xml in fptools?
simonmarhaskell at gmail.com
Fri May 26 11:15:58 EDT 2006
Robert Dockins wrote:
> On May 26, 2006, at 6:52 AM, Simon Marlow wrote:
>> Duncan Coutts wrote:
>>> On Thu, 2006-05-25 at 16:41 -0700, Ashley Yakeley wrote:
>>>> Malcolm Wallace wrote:
>>>>> Oh, I always assume lazy I/O. It is one of the most useful parts of
>>>>> Haskell, and I rely on it all the time for both interactivity and
>>>>> avoidance of space problems.
>>>> Lazy I/O is problematic and probably a bad idea for libraries:
>>> Assuming we do have imprecise exceptions what is wrong with lazy IO?
>> I'm not even certain that lazy I/O doesn't upset referential
>> transparency. It seems hard to construct a concrete counter example
>> though. My intuition is something like this: if evaluating a thunk
>> can cause IO to take place, then the act of evaluating that thunk
>> might affect the value of another lazy I/O computation, and hence it
>> should be possible to get different results by evaluating the thunks
>> in a different order. I'm concerned that in the presence of
>> dependencies between lazy I/O computations, the order of evaluation
>> might be visible.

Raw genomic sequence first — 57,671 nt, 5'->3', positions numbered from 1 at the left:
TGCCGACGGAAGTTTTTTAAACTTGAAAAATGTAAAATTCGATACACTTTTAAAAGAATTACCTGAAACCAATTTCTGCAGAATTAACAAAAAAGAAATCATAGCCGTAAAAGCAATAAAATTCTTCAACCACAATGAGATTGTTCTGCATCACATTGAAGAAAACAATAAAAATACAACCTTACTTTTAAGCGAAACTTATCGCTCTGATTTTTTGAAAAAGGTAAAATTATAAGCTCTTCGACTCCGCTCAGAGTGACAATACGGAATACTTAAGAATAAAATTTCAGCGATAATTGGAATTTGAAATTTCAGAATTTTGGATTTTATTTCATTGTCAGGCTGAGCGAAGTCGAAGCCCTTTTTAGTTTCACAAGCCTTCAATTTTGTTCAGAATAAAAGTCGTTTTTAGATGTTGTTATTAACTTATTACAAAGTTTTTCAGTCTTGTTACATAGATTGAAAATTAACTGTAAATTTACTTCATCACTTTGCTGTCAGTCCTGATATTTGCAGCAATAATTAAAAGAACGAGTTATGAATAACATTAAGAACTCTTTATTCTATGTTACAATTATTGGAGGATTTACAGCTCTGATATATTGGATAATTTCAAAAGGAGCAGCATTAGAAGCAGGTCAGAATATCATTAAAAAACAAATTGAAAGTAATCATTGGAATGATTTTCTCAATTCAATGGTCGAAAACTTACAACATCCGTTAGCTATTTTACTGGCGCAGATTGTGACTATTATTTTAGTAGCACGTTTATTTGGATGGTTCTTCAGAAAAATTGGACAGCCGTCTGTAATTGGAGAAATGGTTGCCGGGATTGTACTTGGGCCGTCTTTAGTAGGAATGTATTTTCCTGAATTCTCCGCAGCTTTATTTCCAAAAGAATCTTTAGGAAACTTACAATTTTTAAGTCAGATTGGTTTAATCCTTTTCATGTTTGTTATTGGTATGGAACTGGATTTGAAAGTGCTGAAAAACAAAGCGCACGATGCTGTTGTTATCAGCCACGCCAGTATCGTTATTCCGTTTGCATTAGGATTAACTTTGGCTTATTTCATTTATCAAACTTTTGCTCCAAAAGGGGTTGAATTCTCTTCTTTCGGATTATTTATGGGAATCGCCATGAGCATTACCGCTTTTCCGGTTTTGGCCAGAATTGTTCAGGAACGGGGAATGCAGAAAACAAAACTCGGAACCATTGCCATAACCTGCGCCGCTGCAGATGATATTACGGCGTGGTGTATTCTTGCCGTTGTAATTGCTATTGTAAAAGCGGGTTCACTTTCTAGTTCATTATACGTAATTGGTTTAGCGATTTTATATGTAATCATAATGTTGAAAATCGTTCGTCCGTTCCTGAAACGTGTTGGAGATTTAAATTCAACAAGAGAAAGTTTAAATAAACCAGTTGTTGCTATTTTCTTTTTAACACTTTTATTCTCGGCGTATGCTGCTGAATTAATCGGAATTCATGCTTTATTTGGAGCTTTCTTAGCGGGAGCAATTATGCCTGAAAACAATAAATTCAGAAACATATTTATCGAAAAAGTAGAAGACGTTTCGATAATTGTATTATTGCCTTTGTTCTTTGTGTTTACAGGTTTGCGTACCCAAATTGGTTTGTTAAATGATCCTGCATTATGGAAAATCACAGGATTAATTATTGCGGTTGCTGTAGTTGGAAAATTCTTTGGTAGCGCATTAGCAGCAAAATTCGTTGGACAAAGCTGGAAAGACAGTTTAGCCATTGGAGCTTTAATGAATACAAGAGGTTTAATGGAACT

> I'm personally with you on this one. However, I think it is mostly
> just a problem with current state-of-the-art filesysems. We could
> solve this problem with a filesystem that models files as persistent
> data structures (on-disk ropes maybe?). Then "writing" to a file just
> creates a new version of the persistent datastructure and updates the
> "name table" to point to the newest version; in fact, updating the name
> would be optional! I can think of a couple of use cases for modifying
> on-disk files and keeping them private to my process. Doing "lazy I/O"
> on a file just means keeping a reference to a particular version of the
> datastructure instead of getting the latest one from the name table.
> Obviously, there's some issues with garbage collecting unreferenced
> file versions, but I don't think the issues are any more complicated
> than for a journaling FS (caveat: I'm not at all a filesystem guru; I
> could be wrong). Actually, the more I think about it, the more I like
> this idea...
Haskell prevents you from opening a file for writing while you already
have it open for reading (even if the reading is being done lazily).
This is an oft-forgotten part of the Haskell I/O library specification,
perhaps because only GHC implements it (and even GHC doesn't implement
it on all platforms).
But in principle I agree, we would like to think of hGetContents as
pulling lazilly from an immutable array of bytes, and if that were the
case then there would be no problem.
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